Jon met her outside the hall as people filed in, one after another. He waved, bouncing on his toes, like a young suitor hoping for a glance from a higher ranking other. Athia snickered to herself, always fond of attention, though not necessarily the person giving it.
“Find anything good?” he asked.
People walked in one by one. Two members of the Tricorn took down names, double checking each other’s work. It turned the process slow and grating, which wore heavy on the locals. Most huddled in on themselves, but those with families stayed close and alert.
As the line thinned, John stepped to the door and turned around. “Where are you staying at, maybe we-“
“Nah, you’re not my type.”
He frowned and said, “ah well, I tried.”
Jon stepped in and glanced back over his shoulder as he walked, “Can you really be sure I’m not? We barely know each other!”
“I’ve got a good idea,” she said with a huff of air through her nose.
“The one that got away,” he said as he went in to take his seat.
More filtered in after him. The messenger woman made up the end of the line. She stopped when she saw Athia.
“Oh, miss, I got your reply in. It’s at the station. If you’d like I’ll get it once this is over.”
“That would be great, thank you.”
The woman walked past. Athia waited on the Tricorn and militia, then went in last. She shut the door behind her and when everyone focused on Meyer, she lifted the rug and checked her work. The circle stayed unbroken and functional.
Either it didn’t show up, in which case they would know exactly who it wasn’t, or it was invited into Galister and joined the other people. She hoped for the first but had no way of knowing. Worse, if it was here now then they gained little. They’d know who all the dead except the lurker’s current disguise. It retained the initiative. Wrestling that away wouldn’t be easy.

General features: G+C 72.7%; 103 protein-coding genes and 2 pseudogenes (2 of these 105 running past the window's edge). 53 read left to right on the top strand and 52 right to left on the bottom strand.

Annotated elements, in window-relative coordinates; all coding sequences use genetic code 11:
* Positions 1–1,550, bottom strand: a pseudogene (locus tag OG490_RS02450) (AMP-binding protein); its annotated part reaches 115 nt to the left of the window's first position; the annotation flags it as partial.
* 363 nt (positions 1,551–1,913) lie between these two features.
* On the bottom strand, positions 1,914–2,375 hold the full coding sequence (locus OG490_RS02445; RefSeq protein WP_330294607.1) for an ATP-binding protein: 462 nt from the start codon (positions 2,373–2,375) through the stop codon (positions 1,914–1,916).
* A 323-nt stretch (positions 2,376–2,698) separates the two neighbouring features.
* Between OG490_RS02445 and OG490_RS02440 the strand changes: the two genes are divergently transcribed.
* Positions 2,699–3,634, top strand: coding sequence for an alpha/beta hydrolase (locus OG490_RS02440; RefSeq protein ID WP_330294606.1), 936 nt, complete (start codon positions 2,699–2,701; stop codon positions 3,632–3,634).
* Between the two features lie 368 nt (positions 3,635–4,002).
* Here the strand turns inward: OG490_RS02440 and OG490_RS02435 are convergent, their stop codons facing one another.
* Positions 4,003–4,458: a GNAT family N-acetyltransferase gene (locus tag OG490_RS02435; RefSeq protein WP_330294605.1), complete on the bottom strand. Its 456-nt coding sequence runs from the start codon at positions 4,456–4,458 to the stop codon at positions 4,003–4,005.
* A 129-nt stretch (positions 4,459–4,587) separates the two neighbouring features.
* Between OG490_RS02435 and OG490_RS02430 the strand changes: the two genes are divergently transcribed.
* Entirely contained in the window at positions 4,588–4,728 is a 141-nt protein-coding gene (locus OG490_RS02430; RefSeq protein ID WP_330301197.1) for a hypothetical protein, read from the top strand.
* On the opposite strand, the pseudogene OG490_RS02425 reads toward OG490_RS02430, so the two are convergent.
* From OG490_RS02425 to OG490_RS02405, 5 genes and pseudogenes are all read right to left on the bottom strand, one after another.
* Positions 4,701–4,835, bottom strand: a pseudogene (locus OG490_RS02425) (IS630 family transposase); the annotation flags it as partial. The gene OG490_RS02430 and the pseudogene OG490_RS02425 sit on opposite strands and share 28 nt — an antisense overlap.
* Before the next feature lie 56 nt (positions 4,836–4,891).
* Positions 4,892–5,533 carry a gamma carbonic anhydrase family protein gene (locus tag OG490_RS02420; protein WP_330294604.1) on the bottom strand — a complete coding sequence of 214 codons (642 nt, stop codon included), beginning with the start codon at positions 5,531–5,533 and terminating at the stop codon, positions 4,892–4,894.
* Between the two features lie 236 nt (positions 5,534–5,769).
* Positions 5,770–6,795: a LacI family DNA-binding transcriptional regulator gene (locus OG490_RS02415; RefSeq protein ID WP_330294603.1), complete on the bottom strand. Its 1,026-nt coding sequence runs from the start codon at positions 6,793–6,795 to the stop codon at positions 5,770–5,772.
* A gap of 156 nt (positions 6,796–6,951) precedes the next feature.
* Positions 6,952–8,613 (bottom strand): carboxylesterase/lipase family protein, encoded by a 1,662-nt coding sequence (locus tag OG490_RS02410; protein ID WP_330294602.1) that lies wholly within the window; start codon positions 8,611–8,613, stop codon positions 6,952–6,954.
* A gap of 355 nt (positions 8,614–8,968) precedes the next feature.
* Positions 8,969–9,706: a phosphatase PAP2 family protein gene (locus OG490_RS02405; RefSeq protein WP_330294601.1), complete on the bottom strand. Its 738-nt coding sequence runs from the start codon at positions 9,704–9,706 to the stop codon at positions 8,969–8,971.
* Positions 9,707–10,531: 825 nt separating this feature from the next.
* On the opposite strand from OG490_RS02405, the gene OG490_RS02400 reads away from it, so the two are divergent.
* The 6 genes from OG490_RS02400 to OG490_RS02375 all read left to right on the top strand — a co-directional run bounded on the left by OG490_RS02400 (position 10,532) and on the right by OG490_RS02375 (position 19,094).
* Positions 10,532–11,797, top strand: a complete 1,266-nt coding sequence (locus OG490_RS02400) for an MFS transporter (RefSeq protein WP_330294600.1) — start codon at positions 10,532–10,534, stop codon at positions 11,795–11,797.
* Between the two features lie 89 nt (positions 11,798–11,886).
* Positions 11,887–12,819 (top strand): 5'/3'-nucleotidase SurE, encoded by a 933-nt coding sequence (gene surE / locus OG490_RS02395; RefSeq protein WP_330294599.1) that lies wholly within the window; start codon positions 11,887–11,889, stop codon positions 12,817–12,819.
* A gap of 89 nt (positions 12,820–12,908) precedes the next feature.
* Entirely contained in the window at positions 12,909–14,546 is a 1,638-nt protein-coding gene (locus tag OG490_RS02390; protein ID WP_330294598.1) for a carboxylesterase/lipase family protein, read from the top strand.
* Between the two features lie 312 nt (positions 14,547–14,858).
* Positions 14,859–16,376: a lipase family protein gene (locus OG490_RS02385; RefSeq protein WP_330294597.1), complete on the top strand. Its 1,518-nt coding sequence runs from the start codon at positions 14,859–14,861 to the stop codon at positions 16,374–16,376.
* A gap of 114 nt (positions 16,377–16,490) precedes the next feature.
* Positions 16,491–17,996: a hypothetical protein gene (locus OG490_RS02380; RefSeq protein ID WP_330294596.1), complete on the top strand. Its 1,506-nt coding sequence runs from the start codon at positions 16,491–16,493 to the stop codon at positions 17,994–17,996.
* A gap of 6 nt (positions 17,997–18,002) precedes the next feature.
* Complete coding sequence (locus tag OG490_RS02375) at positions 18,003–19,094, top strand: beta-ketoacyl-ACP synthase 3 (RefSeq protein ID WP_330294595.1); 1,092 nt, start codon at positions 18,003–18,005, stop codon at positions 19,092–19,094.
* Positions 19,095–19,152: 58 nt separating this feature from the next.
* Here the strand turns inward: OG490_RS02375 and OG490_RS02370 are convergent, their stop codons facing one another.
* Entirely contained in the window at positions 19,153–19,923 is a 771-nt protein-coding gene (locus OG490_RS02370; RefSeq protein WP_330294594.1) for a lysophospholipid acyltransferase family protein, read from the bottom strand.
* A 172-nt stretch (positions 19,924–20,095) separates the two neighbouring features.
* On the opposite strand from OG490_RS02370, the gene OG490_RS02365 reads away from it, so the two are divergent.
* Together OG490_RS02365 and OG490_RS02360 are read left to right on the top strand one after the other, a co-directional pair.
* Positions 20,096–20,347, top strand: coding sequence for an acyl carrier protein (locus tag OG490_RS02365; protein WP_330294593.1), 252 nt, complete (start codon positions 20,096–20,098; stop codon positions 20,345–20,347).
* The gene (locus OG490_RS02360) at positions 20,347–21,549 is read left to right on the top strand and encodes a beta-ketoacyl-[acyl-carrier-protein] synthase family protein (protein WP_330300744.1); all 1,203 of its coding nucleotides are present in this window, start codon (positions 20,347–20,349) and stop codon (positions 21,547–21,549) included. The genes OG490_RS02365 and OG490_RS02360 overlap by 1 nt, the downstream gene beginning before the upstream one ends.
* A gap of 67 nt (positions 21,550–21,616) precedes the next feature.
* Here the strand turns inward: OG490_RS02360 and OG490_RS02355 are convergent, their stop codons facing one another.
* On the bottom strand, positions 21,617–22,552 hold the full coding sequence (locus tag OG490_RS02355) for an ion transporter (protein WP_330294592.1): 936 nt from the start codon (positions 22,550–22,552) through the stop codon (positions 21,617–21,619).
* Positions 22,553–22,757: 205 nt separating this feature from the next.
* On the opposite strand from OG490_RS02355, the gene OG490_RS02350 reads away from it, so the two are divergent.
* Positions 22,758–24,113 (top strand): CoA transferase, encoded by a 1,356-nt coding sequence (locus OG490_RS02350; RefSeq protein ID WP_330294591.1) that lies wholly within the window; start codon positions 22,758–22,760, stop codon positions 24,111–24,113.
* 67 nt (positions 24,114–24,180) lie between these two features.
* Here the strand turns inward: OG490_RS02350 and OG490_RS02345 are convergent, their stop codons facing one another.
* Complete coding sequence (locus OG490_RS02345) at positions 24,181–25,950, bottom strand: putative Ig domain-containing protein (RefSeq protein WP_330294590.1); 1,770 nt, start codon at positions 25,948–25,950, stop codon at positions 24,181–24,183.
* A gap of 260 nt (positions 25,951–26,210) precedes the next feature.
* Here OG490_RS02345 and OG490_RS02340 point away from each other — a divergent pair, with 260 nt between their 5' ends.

Meyer walked up to a podium at the front of the hall. He knocked a hammer against a heavy wood block, making a hollow high pitched thunk. People quieted and turned to him. They stood in small pockets of trust, each its own distinct form afloat the suspicious sea.
“Everyone,” Meyer said. Sweat dripped down his cheek despite the cool air. “Thank you for coming thought it was short notice. We’re working on a census, so we can determine who is still alive and well.” He took a slow breath as his hands went white with his grip on the podium. “We meant to compare those present to names on the register, as we have before, but with everyone in one place. But the register has been destroyed.”
People murmured. Near Meyer, Gar’s face darkened. The lieutenant didn’t know beforehand, Athia figured. Neither did she. A shiver worked down her as she realized how much harder this would be. And it was already hard.
Meyer popped his hammer again. “The documentation was in order up until the last hour. We kept it safe in a locked chest. Those who knew of it were few, so we have a good route from which to start the search. Please understand.” He swallowed, Adam’s apple bobbing with gusto. “Now, if anyone is separated from their family, please take this time to stand and announce as much. Whether it be your children, parents, brothers, cousins, or what have you. We need to discern who is not present.”
Gar tensed, his eyes locked on Meyer and his jaw set. People began to move, about fourteen in total. They gathered with whatever relatives they could. Everyone resituated after ten minutes. With that done, anyone missing was announced. People took the chance to say whether they’d seen the missing or not in the last day.
An hour later, they found twelve missing. One of them, a father, read a story to his children just before they left for the hall. He separated from them and his wife to go get his mother who wound up coming alone. Fingers turned to the old woman, a gush of new transgressions that might peg her guilty.
Voices rose and Meyer beat his hammer once more.
“Calm yourself, calm yourselves!” he called “This is not a time to fear one another.”
Someone shouted, “then when is?!”
Meyer wiped his brow, letting sweat fall down his arm and pool in the elbow of his sleeve. “This creature imitates us, but it cannot be us. If we isolate ourselves we make it easier to strike. I propose we cooperate, staying in at least groups of threes at all times-“
Gar stepped forward. “That’s it Meyer? After all this time, and another failure, you suggest we hold hands and travel like children to market?”
Meyer shook his head, “no, no I’m saying-“